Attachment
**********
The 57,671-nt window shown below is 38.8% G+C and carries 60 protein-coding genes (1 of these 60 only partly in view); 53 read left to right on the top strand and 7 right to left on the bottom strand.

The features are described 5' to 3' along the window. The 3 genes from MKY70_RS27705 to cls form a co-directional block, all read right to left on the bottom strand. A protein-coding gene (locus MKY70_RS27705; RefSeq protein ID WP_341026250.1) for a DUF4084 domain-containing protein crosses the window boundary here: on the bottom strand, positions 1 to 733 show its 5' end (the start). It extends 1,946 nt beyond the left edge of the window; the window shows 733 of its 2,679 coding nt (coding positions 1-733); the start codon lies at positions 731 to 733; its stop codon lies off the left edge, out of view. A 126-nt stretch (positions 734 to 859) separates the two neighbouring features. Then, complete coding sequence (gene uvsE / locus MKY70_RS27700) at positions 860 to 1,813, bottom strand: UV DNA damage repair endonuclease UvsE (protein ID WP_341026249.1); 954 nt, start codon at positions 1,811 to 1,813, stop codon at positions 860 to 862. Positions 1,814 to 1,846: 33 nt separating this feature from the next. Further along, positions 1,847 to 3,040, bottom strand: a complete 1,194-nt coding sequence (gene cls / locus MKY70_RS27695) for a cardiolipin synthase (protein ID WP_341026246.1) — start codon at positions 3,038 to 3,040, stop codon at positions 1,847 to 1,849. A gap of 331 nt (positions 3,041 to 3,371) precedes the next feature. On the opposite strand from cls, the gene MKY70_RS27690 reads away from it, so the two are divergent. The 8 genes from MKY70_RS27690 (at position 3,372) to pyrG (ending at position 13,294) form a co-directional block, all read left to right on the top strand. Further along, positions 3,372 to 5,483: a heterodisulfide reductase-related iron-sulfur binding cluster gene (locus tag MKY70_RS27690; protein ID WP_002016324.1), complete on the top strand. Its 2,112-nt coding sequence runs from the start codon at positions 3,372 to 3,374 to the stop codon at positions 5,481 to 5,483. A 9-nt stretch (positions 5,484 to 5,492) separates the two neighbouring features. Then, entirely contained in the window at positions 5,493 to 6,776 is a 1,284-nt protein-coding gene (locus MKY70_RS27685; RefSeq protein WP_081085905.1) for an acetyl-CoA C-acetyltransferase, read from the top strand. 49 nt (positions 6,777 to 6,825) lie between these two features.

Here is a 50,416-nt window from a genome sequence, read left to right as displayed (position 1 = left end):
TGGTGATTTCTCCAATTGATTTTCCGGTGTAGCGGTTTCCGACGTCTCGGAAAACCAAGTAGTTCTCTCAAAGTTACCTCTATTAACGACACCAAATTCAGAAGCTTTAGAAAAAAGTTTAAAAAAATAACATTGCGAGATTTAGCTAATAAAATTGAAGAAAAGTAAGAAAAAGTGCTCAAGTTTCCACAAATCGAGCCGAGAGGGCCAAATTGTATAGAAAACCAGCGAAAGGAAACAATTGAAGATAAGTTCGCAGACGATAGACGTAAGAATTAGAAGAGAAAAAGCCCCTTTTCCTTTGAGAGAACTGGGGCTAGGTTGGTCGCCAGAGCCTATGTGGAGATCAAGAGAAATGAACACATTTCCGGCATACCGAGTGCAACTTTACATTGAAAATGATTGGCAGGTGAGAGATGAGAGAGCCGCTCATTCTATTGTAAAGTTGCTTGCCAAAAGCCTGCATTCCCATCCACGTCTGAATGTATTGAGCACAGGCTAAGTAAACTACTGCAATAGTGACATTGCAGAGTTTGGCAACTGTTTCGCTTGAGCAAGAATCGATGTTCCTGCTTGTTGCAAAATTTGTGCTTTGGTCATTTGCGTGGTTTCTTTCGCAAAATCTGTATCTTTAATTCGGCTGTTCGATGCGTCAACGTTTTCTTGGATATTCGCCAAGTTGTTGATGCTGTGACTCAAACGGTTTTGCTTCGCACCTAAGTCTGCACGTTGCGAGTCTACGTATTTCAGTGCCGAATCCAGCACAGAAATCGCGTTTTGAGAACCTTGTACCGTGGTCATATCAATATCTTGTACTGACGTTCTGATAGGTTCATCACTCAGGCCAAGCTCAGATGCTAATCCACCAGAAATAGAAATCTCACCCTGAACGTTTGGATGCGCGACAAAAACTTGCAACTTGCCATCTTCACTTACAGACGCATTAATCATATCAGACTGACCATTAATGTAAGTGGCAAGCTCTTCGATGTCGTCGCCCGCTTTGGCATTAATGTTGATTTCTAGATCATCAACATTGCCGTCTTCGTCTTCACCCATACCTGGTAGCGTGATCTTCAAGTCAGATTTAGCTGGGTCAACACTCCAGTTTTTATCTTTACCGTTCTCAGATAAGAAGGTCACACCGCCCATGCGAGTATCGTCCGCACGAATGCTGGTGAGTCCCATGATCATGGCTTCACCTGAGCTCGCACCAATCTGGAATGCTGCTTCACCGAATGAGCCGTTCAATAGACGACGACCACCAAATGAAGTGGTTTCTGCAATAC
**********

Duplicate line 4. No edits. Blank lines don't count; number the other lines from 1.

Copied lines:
TGGTGATTTCTCCAATTGATTTTCCGGTGTAGCGGTTTCCGACGTCTCGGAAAACCAAGTAGTTCTCTCAAAGTTACCTCTATTAACGACACCAAATTCAGAAGCTTTAGAAAAAAGTTTAAAAAAATAACATTGCGAGATTTAGCTAATAAAATTGAAGAAAAGTAAGAAAAAGTGCTCAAGTTTCCACAAATCGAGCCGAGAGGGCCAAATTGTATAGAAAACCAGCGAAAGGAAACAATTGAAGATAAGTTCGCAGACGATAGACGTAAGAATTAGAAGAGAAAAAGCCCCTTTTCCTTTGAGAGAACTGGGGCTAGGTTGGTCGCCAGAGCCTATGTGGAGATCAAGAGAAATGAACACATTTCCGGCATACCGAGTGCAACTTTACATTGAAAATGATTGGCAGGTGAGAGATGAGAGAGCCGCTCATTCTATTGTAAAGTTGCTTGCCAAAAGCCTGCATTCCCATCCACGTCTGAATGTATTGAGCACAGGCTAAGTAAACTACTGCAATAGTGACATTGCAGAGTTTGGCAACTGTTTCGCTTGAGCAAGAATCGATGTTCCTGCTTGTTGCAAAATTTGTGCTTTGGTCATTTGCGTGGTTTCTTTCGCAAAATCTGTATCTTTAATTCGGCTGTTCGATGCGTCAACGTTTTCTTGGATATTCGCCAAGTTGTTGATGCTGTGACTCAAACGGTTTTGCTTCGCACCTAAGTCTGCACGTTGCGAGTCTACGTATTTCAGTGCCGAATCCAGCACAGAAATCGCGTTTTGAGAACCTTGTACCGTGGTCATATCAATATCTTGTACTGACGTTCTGATAGGTTCATCACTCAGGCCAAGCTCAGATGCTAATCCACCAGAAATAGAAATCTCACCCTGAACGTTTGGATGCGCGACAAAAACTTGCAACTTGCCATCTTCACTTACAGACGCATTAATCATATCAGACTGACCATTAATGTAAGTGGCAAGCTCTTCGATGTCGTCGCCCGCTTTGGCATTAATGTTGATTTCTAGATCATCAACATTGCCGTCTTCGTCTTCACCCATACCTGGTAGCGTGATCTTCAAGTCAGATTTAGCTGGGTCAACACTCCAGTTTTTATCTTTACCGTTCTCAGATAAGAAGGTCACACCGCCCATGCGAGTATCGTCCGCACGAATGCTGGTGAGTCCCATGATCATGGCTTCACCTGAGCTCGCACCAATCTGGAATGCTGCTTCACCGAATGAGCCGTTCAATAGACGACGACCACCAAATGAAGTGGTTTCTGCAATAC